Sarah Blackstone, Ph.D., CCC-SLP (Independent Consultant)
Sarah is past President and a Fellow of the International Society for Augmentative and Alternative Communication (ISAAC) and a founder and current Board member of USSAAC (US Chapter). She currently serves on the Advisory Council for the National Institute of Deafness and Other Communication Disorders at the National Institutes of Health and is on the Board of The Bridge School. Sarah was President of Augmentative Communication Inc., where she wrote and published Augmentative Communication News and Alternatively Speaking. She was a partner in the Rehabilitation Engineering Research Center (RERC) on Communication Enhancement and Chief of Speech-Language Pathology, Kennedy Institute/Johns Hopkins Department of Rehabilitation Medicine. In her consultant role, she has served as consultant for the Berkeley Unified School District and for many years facilitated their AAC team. Sarah led the American Speech Language and Hearing Association’s initial task force in developing guidelines and practices around AAC. Sarah is the co-author of Social Networks: A Communication Inventory for Individuals with Complex Communication Needs and their Communication Partners (2012).
Gayl Bowser, M.A. (Independent Consultant)
Gayl has worked nationally and internationally in the fields of assistive technology and special education programming for many decades. She coordinated Oregon’s Technology Access Program (OTAP) as well as Regional and Statewide Services for Students with Orthopedic Impairments (RSOI). She is well-known as a facilitator and trainer (including a 5-year OSEP grant to develop and support an online community of practice focused on the needs of individuals with complex communication needs). Gayl is passionate about online networks and professional learning. She is active in the leadership for QIAT (the Quality Indicators for Assistive Technology), and has written resources to support this work. Gayle has recently co-authored “Leading the Way to Excellence in AT Services: A Guide for School Administrators”, through CAST Publishing.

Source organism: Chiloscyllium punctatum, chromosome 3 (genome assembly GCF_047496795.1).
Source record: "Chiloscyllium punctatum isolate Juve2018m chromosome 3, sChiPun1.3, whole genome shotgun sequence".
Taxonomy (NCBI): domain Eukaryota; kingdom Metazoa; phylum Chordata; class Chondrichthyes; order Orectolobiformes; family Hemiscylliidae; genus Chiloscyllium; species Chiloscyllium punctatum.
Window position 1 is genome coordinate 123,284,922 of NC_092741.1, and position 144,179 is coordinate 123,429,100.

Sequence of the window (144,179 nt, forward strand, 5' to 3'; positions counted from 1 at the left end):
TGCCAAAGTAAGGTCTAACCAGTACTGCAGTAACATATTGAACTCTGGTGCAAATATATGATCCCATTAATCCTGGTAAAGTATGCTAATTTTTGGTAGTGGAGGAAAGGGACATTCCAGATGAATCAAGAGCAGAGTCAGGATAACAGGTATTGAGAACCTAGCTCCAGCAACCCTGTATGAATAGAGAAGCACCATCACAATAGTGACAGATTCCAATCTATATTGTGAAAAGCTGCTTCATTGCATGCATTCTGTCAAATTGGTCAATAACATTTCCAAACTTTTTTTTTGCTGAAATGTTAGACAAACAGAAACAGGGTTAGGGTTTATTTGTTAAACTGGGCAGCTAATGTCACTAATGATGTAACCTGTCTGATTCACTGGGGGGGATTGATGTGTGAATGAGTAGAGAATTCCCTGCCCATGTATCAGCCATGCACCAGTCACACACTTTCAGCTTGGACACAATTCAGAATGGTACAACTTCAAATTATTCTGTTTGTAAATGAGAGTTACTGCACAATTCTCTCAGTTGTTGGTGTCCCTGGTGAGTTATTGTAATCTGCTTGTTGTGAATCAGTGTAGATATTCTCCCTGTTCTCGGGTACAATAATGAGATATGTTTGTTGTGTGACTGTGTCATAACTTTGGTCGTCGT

Marlene is a speech-language pathologist, former early childhood educator, and Augmentative/Alternative Communication (AAC) Consultant. Her 40 year career is highlighted by her passion to create environments and change culture for students with complex communication needs in AAC, language and literacy. Marlene designed and implemented an AAC classroom program for students with severe apraxia and an accompanying Assistive Technology Center in a large suburban school district. She specializes in designing innovative implementation systems utilizing cutting edge professional learning frameworks and dynamic service delivery models to build capacity and sustainability among teams and organizations. In addition, Marlene’s past classroom experience drives her exploration and use of universal AAC supports and strategically chosen implementation strategies. She currently influences others in the field through state, national and international conference presentations focused on AAC implementation frameworks, capacity building, shifting mindsets and job embedded learning models. Marlene teaches graduate students in AAC, serves on the advisory committee for the #TalkingAAC conference, contributes posts on PrAACtical AAC and other blogs and newsletters and most recently collaborated with The Center for Literacy and Disability Studies on a train the trainer literacy initiative.